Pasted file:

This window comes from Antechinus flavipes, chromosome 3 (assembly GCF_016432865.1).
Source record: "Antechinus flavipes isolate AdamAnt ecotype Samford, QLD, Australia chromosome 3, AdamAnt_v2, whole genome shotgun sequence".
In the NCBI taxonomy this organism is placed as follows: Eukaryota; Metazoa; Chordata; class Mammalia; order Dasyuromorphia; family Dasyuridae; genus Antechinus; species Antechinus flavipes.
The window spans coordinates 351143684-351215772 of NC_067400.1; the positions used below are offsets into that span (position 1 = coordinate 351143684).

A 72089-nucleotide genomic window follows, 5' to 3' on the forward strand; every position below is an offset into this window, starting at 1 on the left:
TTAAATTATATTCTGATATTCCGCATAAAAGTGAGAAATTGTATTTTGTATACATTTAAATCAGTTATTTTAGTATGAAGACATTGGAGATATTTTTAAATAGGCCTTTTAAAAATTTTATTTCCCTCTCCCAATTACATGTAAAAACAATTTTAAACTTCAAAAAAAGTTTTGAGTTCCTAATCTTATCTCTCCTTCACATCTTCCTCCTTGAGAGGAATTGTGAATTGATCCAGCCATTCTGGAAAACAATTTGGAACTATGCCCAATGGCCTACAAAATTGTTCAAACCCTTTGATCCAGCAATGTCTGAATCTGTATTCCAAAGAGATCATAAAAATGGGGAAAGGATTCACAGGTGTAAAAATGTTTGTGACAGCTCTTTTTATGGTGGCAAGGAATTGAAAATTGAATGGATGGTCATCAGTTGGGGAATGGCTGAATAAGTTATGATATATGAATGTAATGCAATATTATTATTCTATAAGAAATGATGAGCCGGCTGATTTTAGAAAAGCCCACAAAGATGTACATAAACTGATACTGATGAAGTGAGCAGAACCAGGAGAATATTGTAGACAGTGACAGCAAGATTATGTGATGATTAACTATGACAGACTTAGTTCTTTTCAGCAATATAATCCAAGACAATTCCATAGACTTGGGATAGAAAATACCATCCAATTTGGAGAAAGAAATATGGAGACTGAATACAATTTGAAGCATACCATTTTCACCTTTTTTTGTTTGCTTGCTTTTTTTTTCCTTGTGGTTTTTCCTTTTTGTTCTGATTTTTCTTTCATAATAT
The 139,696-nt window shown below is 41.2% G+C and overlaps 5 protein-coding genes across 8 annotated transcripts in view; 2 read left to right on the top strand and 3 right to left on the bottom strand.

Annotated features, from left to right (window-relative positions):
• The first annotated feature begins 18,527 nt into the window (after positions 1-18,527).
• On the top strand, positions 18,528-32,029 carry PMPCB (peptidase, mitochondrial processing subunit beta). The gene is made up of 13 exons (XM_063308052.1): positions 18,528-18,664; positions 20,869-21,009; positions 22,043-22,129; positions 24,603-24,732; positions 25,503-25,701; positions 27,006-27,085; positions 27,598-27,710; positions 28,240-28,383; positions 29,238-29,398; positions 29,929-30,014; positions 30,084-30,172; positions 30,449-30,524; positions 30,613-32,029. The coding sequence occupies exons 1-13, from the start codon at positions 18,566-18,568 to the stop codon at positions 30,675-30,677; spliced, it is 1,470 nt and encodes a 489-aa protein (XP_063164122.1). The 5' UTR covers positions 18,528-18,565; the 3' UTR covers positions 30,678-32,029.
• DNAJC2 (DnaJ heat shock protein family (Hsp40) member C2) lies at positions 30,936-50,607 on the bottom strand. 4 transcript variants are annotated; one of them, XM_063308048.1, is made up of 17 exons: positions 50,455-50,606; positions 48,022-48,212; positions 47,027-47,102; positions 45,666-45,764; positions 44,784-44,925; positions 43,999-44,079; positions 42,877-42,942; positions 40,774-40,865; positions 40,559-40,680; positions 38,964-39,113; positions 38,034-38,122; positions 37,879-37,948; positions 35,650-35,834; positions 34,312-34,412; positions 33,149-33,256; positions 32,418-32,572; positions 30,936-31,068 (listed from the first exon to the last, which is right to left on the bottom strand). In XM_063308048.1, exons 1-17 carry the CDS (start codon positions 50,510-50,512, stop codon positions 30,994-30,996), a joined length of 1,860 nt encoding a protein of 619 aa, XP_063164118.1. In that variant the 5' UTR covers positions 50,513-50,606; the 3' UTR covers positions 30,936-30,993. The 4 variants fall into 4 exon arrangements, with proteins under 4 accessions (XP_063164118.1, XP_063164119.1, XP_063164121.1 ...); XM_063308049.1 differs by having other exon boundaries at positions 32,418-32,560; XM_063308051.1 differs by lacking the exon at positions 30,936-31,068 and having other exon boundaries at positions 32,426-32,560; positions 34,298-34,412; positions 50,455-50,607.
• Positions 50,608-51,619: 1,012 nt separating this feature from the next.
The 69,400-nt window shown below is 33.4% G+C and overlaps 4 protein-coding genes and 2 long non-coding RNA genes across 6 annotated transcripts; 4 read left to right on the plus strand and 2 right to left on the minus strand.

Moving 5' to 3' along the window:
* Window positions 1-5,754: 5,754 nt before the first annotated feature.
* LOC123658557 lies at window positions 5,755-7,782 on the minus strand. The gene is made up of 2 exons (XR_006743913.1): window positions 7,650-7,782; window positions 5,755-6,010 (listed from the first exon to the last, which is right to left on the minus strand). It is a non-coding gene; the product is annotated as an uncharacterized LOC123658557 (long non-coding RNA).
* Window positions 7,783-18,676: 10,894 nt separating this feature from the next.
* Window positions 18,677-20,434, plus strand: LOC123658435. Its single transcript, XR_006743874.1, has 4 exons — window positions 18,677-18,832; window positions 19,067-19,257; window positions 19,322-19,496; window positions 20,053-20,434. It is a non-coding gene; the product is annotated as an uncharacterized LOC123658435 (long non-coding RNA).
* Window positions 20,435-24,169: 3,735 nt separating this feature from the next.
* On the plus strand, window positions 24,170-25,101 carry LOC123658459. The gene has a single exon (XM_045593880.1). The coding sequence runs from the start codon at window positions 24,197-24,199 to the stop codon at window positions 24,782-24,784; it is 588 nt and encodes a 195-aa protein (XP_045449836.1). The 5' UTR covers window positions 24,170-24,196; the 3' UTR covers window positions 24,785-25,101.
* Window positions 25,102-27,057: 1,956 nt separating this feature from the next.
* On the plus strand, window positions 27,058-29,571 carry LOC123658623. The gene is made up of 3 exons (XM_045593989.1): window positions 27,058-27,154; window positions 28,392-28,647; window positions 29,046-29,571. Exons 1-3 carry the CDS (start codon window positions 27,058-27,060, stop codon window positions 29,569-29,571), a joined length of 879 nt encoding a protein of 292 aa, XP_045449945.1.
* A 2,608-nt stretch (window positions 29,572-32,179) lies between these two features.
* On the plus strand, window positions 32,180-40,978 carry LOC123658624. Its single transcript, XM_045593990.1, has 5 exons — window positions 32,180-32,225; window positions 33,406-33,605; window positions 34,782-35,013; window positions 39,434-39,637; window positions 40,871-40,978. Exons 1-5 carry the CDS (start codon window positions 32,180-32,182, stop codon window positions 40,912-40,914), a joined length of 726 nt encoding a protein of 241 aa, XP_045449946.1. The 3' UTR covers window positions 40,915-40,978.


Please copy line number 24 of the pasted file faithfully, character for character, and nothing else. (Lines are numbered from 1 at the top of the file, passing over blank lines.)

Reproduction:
* On the plus strand, window positions 32,180-40,978 carry LOC123658624. Its single transcript, XM_045593990.1, has 5 exons — window positions 32,180-32,225; window positions 33,406-33,605; window positions 34,782-35,013; window positions 39,434-39,637; window positions 40,871-40,978. Exons 1-5 carry the CDS (start codon window positions 32,180-32,182, stop codon window positions 40,912-40,914), a joined length of 726 nt encoding a protein of 241 aa, XP_045449946.1. The 3' UTR covers window positions 40,915-40,978.